[kforge-dev] user story headings, etc.

John Bywater john.bywater at appropriatesoftwarefoundation.org
Fri Jan 6 15:36:24 UTC 2006

For the next phase of KForge, we wanted to firm up the "outer loop" of 
our process.

We're following an agile approach, which in simple terms has an "inner 
loop" of basically writing tests, developing code, refactoring, and an 
"outer loop" of basically estimating stories, selecting stories, 
recording progress, and releasing versions.




We've got developing and the inner loop running well, but the outer loop 
hasn't been tightened much. Therefore, I propose the following two 

1. Clarification of the purpose and form of a user story.
2. Clarification of an iteration.


1. Purpose and Form of User Stories:


"User stories should only provide enough detail to make a reasonably low 
risk estimate of how long the story will take to implement. When the 
time comes to implement the story developers will go to the customer and 
receive a detailed description of the requirements face to face."

I would like to use a spreadsheet again for the user stories, and to 
adopt these column headings:
- ID
- Title
- As a [ACTOR]
- I want to [ACTION]
- Est. Benefit [POINTS]
- Est. Cost [WEEKS]
- Act. Cost [DAYS]
- Notes


2. Clarification of an iteration:

Firstly, for the KForge project, an iteration is something that lasts 
for three weeks each month:


"An iteration planning meeting is called at the beginning of each 
iteration to produce that iteration's plan of programming tasks. Each 
iteration is 1 to 3 weeks long. User stories are chosen for this 
iteration by the customer from the release plan in order of the most 
valuable to the customer first. Failed acceptance tests to be fixed are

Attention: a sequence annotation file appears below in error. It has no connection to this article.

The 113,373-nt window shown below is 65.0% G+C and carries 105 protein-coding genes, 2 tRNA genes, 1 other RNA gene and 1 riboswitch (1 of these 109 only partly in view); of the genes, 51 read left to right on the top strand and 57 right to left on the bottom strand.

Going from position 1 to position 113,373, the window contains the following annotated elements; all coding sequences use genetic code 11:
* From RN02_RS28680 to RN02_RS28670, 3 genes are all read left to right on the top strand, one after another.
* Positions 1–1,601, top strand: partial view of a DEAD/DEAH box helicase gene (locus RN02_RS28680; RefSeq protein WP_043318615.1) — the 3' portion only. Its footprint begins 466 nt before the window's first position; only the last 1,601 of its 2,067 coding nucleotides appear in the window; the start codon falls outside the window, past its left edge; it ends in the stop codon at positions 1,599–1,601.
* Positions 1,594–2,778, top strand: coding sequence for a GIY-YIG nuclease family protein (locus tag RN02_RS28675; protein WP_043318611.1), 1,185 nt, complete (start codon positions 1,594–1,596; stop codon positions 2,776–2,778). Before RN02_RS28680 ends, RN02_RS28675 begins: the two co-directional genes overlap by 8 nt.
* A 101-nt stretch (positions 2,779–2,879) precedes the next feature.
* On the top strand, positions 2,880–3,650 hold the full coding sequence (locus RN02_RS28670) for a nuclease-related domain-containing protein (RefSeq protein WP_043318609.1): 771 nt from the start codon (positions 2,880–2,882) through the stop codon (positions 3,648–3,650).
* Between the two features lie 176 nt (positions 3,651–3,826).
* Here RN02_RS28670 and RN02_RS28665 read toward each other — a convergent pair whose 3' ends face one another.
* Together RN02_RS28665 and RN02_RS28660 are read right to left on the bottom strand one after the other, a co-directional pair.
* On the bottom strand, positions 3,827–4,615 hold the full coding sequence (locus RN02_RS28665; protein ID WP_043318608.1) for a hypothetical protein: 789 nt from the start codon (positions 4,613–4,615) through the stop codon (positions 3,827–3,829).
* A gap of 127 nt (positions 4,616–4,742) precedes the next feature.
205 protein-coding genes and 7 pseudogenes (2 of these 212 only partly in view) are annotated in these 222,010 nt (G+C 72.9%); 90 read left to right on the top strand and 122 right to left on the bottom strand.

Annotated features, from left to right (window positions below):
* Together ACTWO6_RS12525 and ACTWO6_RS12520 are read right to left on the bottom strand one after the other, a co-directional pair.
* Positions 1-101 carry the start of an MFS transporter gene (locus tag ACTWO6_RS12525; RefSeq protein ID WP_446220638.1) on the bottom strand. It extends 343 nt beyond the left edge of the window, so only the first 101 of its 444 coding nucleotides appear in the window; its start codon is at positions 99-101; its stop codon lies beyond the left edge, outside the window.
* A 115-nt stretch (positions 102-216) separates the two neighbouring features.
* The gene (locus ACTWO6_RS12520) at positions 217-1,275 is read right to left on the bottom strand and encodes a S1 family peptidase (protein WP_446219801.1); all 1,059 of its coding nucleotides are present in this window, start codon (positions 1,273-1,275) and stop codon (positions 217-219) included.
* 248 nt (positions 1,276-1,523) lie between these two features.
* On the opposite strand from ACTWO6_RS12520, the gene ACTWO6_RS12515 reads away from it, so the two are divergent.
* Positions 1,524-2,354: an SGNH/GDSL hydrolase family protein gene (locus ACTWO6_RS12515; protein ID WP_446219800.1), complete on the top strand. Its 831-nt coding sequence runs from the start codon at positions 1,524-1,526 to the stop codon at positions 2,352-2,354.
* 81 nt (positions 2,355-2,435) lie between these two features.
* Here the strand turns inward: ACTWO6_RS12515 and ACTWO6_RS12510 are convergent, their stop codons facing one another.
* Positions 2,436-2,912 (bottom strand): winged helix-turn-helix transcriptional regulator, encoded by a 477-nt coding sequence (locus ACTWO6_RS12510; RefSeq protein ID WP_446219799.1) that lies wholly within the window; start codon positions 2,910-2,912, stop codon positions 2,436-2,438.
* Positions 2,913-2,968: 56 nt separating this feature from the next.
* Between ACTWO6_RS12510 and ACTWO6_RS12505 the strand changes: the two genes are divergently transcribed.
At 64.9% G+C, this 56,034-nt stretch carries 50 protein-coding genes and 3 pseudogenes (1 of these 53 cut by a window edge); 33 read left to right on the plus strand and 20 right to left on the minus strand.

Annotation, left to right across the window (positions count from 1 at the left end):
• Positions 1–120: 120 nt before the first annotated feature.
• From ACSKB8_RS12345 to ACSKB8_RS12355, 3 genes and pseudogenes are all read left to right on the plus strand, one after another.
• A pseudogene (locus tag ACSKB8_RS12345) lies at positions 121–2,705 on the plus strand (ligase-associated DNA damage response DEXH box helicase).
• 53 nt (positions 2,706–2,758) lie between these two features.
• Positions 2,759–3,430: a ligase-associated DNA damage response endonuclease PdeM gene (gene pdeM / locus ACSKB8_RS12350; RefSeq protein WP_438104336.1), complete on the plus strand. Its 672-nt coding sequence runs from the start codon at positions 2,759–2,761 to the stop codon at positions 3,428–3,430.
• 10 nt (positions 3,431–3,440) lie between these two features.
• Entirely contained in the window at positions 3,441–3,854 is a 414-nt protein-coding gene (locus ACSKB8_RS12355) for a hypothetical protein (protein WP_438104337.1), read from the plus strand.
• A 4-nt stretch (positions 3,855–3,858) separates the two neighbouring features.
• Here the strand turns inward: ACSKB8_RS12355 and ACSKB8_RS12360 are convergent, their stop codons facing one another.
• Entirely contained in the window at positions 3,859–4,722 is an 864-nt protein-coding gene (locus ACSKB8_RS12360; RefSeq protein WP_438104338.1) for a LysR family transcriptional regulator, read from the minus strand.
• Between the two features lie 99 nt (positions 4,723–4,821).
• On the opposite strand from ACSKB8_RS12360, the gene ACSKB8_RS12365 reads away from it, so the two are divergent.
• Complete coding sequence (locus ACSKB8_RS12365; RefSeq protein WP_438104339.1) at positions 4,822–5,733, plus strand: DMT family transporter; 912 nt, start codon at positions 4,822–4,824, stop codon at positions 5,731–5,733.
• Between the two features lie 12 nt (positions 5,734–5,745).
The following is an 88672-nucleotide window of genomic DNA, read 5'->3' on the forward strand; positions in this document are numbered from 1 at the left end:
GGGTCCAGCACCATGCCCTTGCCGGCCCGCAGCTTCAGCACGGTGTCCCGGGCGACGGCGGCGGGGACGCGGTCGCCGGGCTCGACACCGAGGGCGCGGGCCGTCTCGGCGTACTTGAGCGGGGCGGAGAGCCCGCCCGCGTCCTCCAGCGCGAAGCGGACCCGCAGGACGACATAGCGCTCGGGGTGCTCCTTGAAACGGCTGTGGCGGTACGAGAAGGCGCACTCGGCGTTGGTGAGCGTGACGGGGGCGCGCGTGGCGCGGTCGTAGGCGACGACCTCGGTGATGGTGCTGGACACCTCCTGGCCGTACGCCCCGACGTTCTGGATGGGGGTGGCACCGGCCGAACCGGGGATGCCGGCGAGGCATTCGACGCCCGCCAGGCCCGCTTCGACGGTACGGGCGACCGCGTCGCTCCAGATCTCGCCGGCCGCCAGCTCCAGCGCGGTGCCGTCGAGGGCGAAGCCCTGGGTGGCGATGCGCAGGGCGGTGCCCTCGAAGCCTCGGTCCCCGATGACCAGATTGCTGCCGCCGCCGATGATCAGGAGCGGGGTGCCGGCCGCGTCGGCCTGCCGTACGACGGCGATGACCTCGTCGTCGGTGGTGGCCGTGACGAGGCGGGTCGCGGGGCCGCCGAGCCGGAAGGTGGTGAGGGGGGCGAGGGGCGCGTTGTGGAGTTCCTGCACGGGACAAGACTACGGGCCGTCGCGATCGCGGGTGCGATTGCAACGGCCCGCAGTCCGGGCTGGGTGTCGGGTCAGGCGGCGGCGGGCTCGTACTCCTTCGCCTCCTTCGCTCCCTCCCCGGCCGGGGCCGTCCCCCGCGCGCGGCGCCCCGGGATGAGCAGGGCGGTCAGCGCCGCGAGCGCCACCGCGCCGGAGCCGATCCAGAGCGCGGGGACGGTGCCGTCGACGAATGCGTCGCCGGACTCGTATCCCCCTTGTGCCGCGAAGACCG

also selected. The customer selects user stories with estimates that 
total up to the project velocity from the last iteration."

This clearly calls for a release plan of estimated user stories from 
which to select, and a history of implementing user stories so that we 
have a "budget" (velocity) to size the selection for the iteration.

Stories receive their estimates in the release planning meeting:


"The essence of the release planning meeting is for the development team 
to estimate each user story..."

The, in turn, clearly calls for a list of user stories to be estimated:


"User stories are written by the customers as things that the system 
needs to do for them."

Secondly, a release (iteration) is made up from a number of 
several-week-long (development) iterations. An (external?) release is 
made when the customers accept an iteration release. The name for the 
release acceptance activity is acceptance testing. Acceptance tests are 
derived from the user stories, and operate the system with the  user 
stories' "ACTION"s, and check for their "EXPECTED RESULT"s.

Therefore two important activities for a customer are story writing, and 
acceptance testing. There is a considerable amount of work associated 
with these activities, neither of which form part of an iteration.

Thirdly, an iteration plan is formed by breaking down the user stories 
into programming tasks of a few days long.


"Each task should be estimated as 1, 2, or 3 ... days in duration... 
Tasks which are shorter than 1 day can be grouped together. Tasks which 
are longer than 3 days should be broken down farther. Now the project 
velocity is used again to determine if the iteration is over booked or 
not. Total up the time estimates in ideal programming days of the tasks, 
this must not exceed the project velocity from the previous iteration. 
If the iteration has too much then the customer must choose user stories 
to be put off until a later iteration (snow plowing)."

Anyway, in general, I suggest scheduling quality time for generating a 
good head of stories, spending some more quality time for estimating 
stories and planning accepted releases, adopting the recommended forms 
(1-3 week stories for release plan to last a few months, 1-3 day tasks 
for iteration plan to last a few weeks), and making sure we don't slack 
off on unit-testing and refactoring.

I hope this makes sense. If not, just read the XP site I linked to from 
the start. ;-)

It's probably worth reading the XP site I linked to from the start 
anyway. ;-)

It's all quite simple once you get the hang of it ;-)

Best regards,


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